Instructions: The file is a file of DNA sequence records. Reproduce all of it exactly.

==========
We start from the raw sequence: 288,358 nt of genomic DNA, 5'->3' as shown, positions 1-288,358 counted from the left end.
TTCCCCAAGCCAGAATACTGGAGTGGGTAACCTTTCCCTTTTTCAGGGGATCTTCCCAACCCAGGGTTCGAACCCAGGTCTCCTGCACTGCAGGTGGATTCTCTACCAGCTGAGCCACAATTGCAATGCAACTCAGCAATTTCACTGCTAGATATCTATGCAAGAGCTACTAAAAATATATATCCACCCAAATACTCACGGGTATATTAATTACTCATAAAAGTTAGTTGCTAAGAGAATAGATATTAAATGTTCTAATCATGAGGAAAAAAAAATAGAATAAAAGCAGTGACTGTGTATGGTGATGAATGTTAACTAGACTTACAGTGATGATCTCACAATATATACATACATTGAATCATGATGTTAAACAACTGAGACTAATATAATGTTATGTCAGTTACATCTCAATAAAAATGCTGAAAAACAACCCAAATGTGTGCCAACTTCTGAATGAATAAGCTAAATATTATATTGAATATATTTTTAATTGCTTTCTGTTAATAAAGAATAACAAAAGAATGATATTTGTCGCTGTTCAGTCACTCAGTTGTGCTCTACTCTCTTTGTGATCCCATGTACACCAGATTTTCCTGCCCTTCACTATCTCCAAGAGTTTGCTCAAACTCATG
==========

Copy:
We start from the raw sequence: 288,358 nt of genomic DNA, 5'->3' as shown, positions 1-288,358 counted from the left end.
TTCCCCAAGCCAGAATACTGGAGTGGGTAACCTTTCCCTTTTTCAGGGGATCTTCCCAACCCAGGGTTCGAACCCAGGTCTCCTGCACTGCAGGTGGATTCTCTACCAGCTGAGCCACAATTGCAATGCAACTCAGCAATTTCACTGCTAGATATCTATGCAAGAGCTACTAAAAATATATATCCACCCAAATACTCACGGGTATATTAATTACTCATAAAAGTTAGTTGCTAAGAGAATAGATATTAAATGTTCTAATCATGAGGAAAAAAAAATAGAATAAAAGCAGTGACTGTGTATGGTGATGAATGTTAACTAGACTTACAGTGATGATCTCACAATATATACATACATTGAATCATGATGTTAAACAACTGAGACTAATATAATGTTATGTCAGTTACATCTCAATAAAAATGCTGAAAAACAACCCAAATGTGTGCCAACTTCTGAATGAATAAGCTAAATATTATATTGAATATATTTTTAATTGCTTTCTGTTAATAAAGAATAACAAAAGAATGATATTTGTCGCTGTTCAGTCACTCAGTTGTGCTCTACTCTCTTTGTGATCCCATGTACACCAGATTTTCCTGCCCTTCACTATCTCCAAGAGTTTGCTCAAACTCATG